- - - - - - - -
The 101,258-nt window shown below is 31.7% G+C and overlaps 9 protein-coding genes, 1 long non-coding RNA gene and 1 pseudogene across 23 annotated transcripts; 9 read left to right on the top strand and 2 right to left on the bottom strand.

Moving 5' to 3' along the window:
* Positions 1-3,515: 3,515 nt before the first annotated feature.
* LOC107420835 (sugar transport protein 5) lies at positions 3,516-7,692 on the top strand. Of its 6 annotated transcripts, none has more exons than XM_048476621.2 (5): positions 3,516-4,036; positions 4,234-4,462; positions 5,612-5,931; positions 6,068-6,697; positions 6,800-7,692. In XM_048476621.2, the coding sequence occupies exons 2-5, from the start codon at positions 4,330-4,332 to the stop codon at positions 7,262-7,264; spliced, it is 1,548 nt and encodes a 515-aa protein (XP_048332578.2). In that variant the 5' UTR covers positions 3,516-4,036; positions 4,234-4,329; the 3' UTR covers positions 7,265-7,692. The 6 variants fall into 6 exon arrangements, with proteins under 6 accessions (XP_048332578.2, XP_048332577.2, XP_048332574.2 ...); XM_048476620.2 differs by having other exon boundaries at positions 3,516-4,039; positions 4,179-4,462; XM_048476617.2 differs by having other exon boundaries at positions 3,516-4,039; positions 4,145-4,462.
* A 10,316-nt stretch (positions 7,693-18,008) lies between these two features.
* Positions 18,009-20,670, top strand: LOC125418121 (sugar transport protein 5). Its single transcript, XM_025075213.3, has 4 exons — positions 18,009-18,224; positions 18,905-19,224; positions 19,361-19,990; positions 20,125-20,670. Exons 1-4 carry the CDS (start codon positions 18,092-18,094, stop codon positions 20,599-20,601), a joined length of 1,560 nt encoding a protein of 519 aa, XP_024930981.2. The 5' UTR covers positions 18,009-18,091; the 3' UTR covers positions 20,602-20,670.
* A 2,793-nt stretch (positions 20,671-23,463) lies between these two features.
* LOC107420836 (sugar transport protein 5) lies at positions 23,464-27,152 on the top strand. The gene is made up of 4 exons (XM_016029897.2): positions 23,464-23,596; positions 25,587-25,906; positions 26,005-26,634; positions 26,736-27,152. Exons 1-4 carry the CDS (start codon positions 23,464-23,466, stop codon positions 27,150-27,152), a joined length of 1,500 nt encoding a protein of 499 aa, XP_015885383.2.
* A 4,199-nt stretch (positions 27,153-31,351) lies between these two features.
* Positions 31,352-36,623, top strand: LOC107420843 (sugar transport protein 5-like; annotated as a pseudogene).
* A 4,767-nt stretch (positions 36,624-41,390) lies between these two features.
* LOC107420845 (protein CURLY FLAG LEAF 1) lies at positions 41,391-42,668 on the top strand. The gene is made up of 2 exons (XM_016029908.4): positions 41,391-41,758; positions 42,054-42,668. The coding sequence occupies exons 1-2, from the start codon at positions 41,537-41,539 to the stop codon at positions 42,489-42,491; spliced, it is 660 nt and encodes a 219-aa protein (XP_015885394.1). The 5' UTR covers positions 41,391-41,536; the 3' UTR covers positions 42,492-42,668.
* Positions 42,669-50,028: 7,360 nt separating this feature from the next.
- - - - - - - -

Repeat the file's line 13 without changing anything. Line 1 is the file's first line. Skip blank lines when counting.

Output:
* Positions 42,669-50,028: 7,360 nt separating this feature from the next.